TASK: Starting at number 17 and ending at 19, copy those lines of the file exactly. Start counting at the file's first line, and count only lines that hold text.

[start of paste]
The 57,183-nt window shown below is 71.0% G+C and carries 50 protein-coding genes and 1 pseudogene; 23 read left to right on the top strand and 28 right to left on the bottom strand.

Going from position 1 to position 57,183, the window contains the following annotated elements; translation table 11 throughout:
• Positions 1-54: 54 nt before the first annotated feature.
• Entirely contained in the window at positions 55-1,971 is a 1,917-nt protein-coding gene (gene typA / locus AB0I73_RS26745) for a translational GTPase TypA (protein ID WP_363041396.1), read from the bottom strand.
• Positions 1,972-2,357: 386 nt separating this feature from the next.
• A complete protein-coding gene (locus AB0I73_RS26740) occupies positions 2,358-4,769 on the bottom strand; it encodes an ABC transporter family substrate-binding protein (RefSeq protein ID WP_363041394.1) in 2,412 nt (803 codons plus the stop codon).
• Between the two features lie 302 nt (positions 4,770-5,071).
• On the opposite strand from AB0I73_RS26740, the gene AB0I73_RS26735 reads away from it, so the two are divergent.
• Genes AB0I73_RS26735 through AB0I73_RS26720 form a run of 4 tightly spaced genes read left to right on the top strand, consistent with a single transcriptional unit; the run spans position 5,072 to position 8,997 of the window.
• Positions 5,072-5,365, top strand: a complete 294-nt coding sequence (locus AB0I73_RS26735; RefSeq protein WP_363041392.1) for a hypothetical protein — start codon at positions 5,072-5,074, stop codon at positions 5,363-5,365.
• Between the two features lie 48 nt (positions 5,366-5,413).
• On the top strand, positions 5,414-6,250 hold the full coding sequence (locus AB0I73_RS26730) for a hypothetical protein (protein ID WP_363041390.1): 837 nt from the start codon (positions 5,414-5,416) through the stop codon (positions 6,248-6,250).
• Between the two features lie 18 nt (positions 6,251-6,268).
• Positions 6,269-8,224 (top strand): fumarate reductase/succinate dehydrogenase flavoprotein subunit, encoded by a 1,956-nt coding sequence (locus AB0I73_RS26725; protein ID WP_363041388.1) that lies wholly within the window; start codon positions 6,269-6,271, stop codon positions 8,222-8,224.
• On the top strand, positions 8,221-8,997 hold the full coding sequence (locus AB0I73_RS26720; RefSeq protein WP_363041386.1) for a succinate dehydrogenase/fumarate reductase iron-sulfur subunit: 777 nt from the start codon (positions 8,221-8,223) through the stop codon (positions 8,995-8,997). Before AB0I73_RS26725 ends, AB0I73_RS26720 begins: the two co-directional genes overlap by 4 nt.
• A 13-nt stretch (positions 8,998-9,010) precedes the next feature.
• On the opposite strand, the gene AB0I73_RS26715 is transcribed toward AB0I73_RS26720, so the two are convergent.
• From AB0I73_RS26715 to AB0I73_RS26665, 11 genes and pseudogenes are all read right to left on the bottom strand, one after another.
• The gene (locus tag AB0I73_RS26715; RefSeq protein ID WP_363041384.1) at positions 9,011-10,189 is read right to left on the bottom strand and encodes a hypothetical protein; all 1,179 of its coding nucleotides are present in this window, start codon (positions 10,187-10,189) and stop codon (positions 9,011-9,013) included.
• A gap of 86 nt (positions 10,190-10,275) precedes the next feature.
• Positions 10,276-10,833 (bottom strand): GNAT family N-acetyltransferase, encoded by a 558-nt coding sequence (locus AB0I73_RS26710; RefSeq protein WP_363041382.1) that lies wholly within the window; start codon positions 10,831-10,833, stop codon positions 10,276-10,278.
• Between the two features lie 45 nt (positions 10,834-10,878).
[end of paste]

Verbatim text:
• On the opposite strand, the gene AB0I73_RS26715 is transcribed toward AB0I73_RS26720, so the two are convergent.
• From AB0I73_RS26715 to AB0I73_RS26665, 11 genes and pseudogenes are all read right to left on the bottom strand, one after another.
• The gene (locus tag AB0I73_RS26715; RefSeq protein ID WP_363041384.1) at positions 9,011-10,189 is read right to left on the bottom strand and encodes a hypothetical protein; all 1,179 of its coding nucleotides are present in this window, start codon (positions 10,187-10,189) and stop codon (positions 9,011-9,013) included.